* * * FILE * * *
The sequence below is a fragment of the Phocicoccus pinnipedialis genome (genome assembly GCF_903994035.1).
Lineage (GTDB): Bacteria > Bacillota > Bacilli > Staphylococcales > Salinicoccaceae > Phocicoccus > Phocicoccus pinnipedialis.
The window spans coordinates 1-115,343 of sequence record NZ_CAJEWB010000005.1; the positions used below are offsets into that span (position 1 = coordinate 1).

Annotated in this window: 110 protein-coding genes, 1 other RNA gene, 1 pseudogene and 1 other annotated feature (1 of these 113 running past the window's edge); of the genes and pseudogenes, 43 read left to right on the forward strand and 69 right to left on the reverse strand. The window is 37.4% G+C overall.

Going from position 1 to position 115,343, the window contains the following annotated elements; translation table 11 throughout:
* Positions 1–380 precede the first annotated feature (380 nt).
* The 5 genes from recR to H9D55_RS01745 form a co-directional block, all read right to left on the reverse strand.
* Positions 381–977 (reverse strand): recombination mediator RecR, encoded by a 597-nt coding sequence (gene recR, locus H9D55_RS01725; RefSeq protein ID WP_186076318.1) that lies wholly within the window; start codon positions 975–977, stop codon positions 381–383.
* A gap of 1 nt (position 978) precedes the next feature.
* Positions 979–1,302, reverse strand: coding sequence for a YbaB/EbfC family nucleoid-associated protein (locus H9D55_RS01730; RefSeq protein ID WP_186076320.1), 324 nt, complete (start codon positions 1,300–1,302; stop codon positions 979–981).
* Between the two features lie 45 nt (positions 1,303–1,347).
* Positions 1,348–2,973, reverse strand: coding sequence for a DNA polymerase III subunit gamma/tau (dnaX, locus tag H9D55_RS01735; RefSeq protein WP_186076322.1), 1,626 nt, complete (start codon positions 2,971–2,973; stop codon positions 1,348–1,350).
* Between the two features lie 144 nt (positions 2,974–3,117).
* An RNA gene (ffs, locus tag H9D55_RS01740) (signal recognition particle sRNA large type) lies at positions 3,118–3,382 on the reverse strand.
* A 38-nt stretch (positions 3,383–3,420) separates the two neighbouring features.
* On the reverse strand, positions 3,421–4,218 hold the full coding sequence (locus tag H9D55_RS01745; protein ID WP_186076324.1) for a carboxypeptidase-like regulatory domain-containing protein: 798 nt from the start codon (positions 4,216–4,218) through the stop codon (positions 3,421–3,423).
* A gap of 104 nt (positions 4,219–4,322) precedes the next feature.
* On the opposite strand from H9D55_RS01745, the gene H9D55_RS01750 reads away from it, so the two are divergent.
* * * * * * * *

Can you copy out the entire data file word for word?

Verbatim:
The sequence below is a fragment of the Phocicoccus pinnipedialis genome (genome assembly GCF_903994035.1).
Lineage (GTDB): Bacteria > Bacillota > Bacilli > Staphylococcales > Salinicoccaceae > Phocicoccus > Phocicoccus pinnipedialis.
The window spans coordinates 1-115,343 of sequence record NZ_CAJEWB010000005.1; the positions used below are offsets into that span (position 1 = coordinate 1).

Annotated in this window: 110 protein-coding genes, 1 other RNA gene, 1 pseudogene and 1 other annotated feature (1 of these 113 running past the window's edge); of the genes and pseudogenes, 43 read left to right on the forward strand and 69 right to left on the reverse strand. The window is 37.4% G+C overall.

Going from position 1 to position 115,343, the window contains the following annotated elements; translation table 11 throughout:
* Positions 1–380 precede the first annotated feature (380 nt).
* The 5 genes from recR to H9D55_RS01745 form a co-directional block, all read right to left on the reverse strand.
* Positions 381–977 (reverse strand): recombination mediator RecR, encoded by a 597-nt coding sequence (gene recR, locus H9D55_RS01725; RefSeq protein ID WP_186076318.1) that lies wholly within the window; start codon positions 975–977, stop codon positions 381–383.
* A gap of 1 nt (position 978) precedes the next feature.
* Positions 979–1,302, reverse strand: coding sequence for a YbaB/EbfC family nucleoid-associated protein (locus H9D55_RS01730; RefSeq protein ID WP_186076320.1), 324 nt, complete (start codon positions 1,300–1,302; stop codon positions 979–981).
* Between the two features lie 45 nt (positions 1,303–1,347).
* Positions 1,348–2,973, reverse strand: coding sequence for a DNA polymerase III subunit gamma/tau (dnaX, locus tag H9D55_RS01735; RefSeq protein WP_186076322.1), 1,626 nt, complete (start codon positions 2,971–2,973; stop codon positions 1,348–1,350).
* Between the two features lie 144 nt (positions 2,974–3,117).
* An RNA gene (ffs, locus tag H9D55_RS01740) (signal recognition particle sRNA large type) lies at positions 3,118–3,382 on the reverse strand.
* A 38-nt stretch (positions 3,383–3,420) separates the two neighbouring features.
* On the reverse strand, positions 3,421–4,218 hold the full coding sequence (locus tag H9D55_RS01745; protein ID WP_186076324.1) for a carboxypeptidase-like regulatory domain-containing protein: 798 nt from the start codon (positions 4,216–4,218) through the stop codon (positions 3,421–3,423).
* A gap of 104 nt (positions 4,219–4,322) precedes the next feature.
* On the opposite strand from H9D55_RS01745, the gene H9D55_RS01750 reads away from it, so the two are divergent.